FILE – In this Oct. 27, 2019, file photo, Houston Astros starting pitcher Gerrit Cole throws against … [+]
No matter what the rest of the winter brings, the Yankees’ signing of Gerrit Cole will go down as the most significant move of the off-season. Along with partner-in-crime Justin Verlander, he brought the Houston Astros within one game of a World Series title this season. He, not his teammate, should have brought home the AL Cy Young hardware.
Both pitchers were blue-chip prospects who were selected at the very top of their respective drafts – Verlander at #2 overall by the Tigers in 2004, and Cole at #1 overall by the Pirates in 2011. Both, but Verlander in particular, tasted substantial success with their initial organizations. It is staggering to note, however, just how much their results improved – instantaneously – after moving to Houston.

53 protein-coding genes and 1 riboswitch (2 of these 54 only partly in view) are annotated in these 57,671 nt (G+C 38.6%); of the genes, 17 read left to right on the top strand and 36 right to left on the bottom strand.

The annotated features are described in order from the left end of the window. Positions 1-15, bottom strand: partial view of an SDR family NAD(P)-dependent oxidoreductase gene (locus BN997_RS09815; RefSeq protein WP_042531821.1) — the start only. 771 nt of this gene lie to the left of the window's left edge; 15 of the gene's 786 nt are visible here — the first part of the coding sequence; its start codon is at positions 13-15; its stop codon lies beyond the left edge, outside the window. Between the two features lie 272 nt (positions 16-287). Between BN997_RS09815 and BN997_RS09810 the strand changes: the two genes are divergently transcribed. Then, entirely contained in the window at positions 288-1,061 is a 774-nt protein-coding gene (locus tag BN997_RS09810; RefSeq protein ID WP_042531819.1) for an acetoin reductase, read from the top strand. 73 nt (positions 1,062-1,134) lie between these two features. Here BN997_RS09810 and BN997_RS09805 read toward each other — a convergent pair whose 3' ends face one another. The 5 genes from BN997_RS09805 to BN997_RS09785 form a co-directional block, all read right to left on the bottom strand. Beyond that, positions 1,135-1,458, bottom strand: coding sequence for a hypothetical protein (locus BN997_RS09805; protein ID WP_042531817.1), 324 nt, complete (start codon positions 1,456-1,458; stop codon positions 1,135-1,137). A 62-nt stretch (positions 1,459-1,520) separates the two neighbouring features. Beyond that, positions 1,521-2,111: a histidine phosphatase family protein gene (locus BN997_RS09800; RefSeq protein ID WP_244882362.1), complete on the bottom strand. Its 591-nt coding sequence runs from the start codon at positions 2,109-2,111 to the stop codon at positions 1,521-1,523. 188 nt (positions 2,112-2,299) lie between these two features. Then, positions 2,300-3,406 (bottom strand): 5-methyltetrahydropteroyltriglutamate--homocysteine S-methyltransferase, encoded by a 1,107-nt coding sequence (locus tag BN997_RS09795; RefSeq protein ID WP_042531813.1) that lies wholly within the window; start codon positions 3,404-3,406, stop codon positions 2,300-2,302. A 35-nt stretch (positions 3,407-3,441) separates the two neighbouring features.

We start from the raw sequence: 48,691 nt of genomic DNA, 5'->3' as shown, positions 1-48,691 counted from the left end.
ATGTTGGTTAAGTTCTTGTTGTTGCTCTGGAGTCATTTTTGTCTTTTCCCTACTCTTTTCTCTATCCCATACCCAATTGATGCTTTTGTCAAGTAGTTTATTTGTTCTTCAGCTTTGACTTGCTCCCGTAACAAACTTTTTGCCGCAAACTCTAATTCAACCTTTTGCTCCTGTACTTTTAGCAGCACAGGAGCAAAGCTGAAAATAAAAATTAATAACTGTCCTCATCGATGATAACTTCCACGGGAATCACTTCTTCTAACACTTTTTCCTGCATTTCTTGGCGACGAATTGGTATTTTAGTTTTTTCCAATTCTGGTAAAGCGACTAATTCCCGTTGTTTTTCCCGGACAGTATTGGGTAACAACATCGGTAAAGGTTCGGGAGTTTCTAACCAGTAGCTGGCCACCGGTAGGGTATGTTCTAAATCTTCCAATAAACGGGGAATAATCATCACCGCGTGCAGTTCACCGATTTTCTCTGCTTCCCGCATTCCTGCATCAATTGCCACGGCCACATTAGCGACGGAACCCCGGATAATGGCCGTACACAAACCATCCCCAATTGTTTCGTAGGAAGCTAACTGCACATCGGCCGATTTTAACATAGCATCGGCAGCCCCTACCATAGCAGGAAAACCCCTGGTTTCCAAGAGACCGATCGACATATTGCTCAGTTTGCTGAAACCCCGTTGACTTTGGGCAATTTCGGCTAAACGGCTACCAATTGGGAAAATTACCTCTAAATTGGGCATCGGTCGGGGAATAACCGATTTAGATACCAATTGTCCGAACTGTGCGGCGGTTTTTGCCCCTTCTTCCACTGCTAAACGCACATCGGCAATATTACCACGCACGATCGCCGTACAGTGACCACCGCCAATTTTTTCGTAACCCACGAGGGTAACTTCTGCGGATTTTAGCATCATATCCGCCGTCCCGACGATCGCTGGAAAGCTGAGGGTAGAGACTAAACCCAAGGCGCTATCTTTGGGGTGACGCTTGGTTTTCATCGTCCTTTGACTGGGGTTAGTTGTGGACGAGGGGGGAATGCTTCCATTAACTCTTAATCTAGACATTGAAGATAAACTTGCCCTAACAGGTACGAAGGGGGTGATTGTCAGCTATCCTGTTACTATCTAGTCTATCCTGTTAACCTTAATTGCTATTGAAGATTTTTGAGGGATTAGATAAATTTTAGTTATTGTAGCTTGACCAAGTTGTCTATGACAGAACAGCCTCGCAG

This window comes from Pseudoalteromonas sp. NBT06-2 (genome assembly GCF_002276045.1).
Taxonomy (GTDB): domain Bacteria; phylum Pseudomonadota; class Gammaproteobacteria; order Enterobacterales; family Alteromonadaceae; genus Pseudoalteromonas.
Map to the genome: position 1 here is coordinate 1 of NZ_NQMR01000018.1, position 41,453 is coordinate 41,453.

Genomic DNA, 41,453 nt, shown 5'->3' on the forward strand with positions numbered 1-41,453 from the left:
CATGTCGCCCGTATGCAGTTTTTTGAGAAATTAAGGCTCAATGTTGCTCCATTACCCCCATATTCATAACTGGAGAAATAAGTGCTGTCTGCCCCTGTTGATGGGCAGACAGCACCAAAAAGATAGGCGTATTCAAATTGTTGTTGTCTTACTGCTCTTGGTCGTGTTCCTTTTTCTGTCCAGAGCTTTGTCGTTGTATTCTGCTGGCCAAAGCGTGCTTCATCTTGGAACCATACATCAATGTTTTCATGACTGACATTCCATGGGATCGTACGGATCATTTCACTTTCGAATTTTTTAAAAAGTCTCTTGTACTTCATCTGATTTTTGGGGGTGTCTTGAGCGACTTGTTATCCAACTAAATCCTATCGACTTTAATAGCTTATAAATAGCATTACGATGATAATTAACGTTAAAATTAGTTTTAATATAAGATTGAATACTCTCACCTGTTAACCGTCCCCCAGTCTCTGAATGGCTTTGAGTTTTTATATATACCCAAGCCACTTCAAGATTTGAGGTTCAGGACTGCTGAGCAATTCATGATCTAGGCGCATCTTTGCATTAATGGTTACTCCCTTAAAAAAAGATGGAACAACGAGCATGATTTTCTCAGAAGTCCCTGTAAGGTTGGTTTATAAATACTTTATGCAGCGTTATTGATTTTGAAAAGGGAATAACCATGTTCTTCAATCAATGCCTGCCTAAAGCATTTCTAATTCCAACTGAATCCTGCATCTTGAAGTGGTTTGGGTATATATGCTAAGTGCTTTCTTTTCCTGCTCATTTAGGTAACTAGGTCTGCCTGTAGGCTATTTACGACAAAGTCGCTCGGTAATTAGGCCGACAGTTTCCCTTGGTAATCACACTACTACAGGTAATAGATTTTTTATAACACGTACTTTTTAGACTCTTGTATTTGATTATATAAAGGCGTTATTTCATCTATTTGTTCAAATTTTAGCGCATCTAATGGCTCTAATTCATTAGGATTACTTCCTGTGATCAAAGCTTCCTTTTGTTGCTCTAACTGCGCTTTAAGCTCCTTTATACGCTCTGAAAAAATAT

Verlander went to Houston at the trading deadline in 2017. Here’s how he performed in the 2 1/2 seasons before and after the deal:
- DET (2015-17) – 31-25, 3.38, 533 IP-437 H-156 BB-543 K
- HOU (2017-19) – 42-15, 2.45, 471 IP-310 H-84 BB-633 K
Then there’s Cole. The performance difference in the two seasons immediately before and after his trade from Pittsburgh in the 2017-18 off-season is even more staggering:
- PIT (2016-17) – 19-22, 4.12, 319 IP-330 H-91 BB-294 K
- HOU (2018-19) – 35-10, 2.68, 412.67 IP-285 H-112 BB-602 K
Obviously, win-loss records and, to a lesser extent, ERAs aren’t exactly advanced evaluation tools, but the differences are too stark to ignore. Verlander has struck out 90 more hitters and walked just over half as many hitters in 62 less innings as an Astro. Pretty impressive.
Cole’s lines look like misprints. Did he really post an ERA over 4.00 with more hits and less strikeouts than innings pitched in his last two years as a Pirate? He then struck out over twice as many hitters in his two seasons in Houston. Unreal.
The Astros took two pitchers with elite tools and immediately transformed them into their very best selves.
Before arriving in Houston, Cole was a below average contact manager who struck out batters at only a slightly better than league average rate.